– Joe, 40, divorced for three years and father of two children

Distance parenting

If you don’t live near your child or you see him only occasionally, it’s important to keep in touch when he isn’t with you.

Keeping in touch tells your child that she’s important to you. It’ll also help keep you up to date with your child’s daily life and her changing interests, friendships, likes and dislikes, and the decisions she makes as she grows up.

These tips can help you stay in touch:

  • Give your child your phone number and let him know that he can call you anytime. Also arrange to call at regular times. Video calls can work well. You could read your child a bedtime story live over a webcam.
  • Use text messages to keep in touch.
  • Use emails to keep in touch, send photos, or share links to things that you’re both interested in, like sports results or movie reviews.
  • Send letters or cards. Children love getting mail.
  • Keep a calendar and put important dates on it to remind you to contact your child – for example, the last day of term, prize-giving evening at school or important sporting matches.
My son would come to visit me in Queensland for school holidays. Wow, it was a challenge. But by the end of the 10 days or so, we had reconnected. Now he’s in his 20s and he still comes, but with his girlfriend. I’m so glad we persisted.
– Max, 50, divorced father of an adult son

When your child wants a break from seeing you

Sometimes your child might not want to spend time with you.

This might be because she feels torn between her parents and doesn’t want to choose. She might also be feeling upset if you and your former partner have been fighting. If you have a new partner, your child might not feel comfortable around that person yet, or it might be that your teenage child doesn’t want to be away from friends.

These tips can help:

  • Take it slowly, and respect your child’s wishes. Tell your child you would love to see him when he’s ready. 
  • Try to stay in contact in other ways, like phone calls, letters, text messages or emails.
  • Experiment with shorter visits. If your child doesn’t want to sleep over, she might be happy to spend the afternoon or day with you doing something fun, or just going out for an hour. You can build up gradually to your child staying over.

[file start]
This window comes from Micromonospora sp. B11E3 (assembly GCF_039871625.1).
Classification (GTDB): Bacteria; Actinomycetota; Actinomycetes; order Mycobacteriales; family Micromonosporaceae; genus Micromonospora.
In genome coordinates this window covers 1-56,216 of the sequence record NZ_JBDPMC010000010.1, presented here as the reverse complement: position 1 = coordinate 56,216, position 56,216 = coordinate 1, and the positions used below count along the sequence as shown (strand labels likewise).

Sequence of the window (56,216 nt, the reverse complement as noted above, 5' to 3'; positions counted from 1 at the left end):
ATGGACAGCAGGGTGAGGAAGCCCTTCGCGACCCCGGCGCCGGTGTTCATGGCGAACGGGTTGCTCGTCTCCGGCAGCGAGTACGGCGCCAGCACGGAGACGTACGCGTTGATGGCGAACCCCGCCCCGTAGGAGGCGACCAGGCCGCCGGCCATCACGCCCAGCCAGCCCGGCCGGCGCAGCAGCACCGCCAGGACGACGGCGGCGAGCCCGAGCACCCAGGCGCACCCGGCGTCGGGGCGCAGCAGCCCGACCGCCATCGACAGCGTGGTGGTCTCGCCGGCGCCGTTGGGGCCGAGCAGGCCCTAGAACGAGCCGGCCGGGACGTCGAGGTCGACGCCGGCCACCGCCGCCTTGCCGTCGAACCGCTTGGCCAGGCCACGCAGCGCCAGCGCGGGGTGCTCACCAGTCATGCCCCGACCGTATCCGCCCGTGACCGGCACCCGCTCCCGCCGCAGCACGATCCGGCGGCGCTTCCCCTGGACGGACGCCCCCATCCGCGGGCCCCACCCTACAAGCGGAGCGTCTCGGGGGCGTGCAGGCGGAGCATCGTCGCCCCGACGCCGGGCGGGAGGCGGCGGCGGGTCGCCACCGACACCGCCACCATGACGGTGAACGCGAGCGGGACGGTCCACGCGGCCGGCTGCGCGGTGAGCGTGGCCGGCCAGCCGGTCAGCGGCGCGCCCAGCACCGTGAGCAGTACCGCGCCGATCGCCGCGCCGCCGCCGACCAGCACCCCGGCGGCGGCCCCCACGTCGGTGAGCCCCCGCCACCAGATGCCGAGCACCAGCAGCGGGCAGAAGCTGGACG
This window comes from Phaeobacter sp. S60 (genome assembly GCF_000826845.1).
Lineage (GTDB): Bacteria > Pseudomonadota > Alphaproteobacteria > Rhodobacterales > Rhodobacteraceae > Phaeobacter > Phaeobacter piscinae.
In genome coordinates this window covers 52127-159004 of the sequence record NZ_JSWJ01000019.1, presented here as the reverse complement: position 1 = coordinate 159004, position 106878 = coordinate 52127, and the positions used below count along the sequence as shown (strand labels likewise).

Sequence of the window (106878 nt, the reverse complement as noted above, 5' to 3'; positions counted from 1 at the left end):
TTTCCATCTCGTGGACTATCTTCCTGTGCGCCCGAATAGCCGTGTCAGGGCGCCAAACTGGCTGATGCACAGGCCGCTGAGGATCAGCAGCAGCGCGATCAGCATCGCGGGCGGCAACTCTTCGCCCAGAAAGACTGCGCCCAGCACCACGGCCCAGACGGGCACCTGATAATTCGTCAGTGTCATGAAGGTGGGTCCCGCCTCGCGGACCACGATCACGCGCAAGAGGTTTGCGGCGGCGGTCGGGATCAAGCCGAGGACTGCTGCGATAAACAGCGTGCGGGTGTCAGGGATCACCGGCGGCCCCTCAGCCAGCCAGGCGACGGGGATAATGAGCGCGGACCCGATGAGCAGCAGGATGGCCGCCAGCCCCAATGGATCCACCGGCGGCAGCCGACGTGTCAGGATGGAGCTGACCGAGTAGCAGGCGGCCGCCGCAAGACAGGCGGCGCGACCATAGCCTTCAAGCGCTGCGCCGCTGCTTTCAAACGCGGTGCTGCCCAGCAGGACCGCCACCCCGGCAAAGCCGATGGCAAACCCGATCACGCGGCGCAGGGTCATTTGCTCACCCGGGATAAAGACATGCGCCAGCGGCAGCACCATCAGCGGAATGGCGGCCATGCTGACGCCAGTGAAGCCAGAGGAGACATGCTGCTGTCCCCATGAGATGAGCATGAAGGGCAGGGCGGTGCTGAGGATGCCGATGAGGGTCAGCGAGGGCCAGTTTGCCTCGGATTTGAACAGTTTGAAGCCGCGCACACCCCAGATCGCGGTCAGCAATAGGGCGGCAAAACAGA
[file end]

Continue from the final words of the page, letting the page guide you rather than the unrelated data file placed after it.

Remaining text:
• If your older child wants to stay at a friend’s house instead of yours, you could invite his friend as well.
My daughter went through a stage of refusing to make the trip over to be with me. I was hurt but eventually I arranged to come down and stay in a hotel for a week, so I could take her out for dinner, see movies, pick her up from a late-night party on a Saturday night and of course go shopping. I felt I needed to reach out and let her know I still cared.
– Mel, 36, divorced for four years and father of one child

Talking to partners and stepchildren

If you’ve repartnered, you might feel guilty or sad that you’re spending more time with your stepchildren than with your own children.

When your child comes to visit, your new partner, shared children or stepchildren might feel hurt or jealous of the attention you give your child. This is normal.

It can help if you talk about how you feel about your responsibility to your child. It’s a good idea to talk to your partner and family before your child comes to visit. This way you can get everyone’s ideas for helping the visit go well.

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Last updated or reviewed
01-02-2016

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Raising Children Network is supported by the Australian Government. Member organisations are the Parenting Research Centre and the Murdoch Childrens Research Institute with The Royal Children’s Hospital Centre for Community Child Health.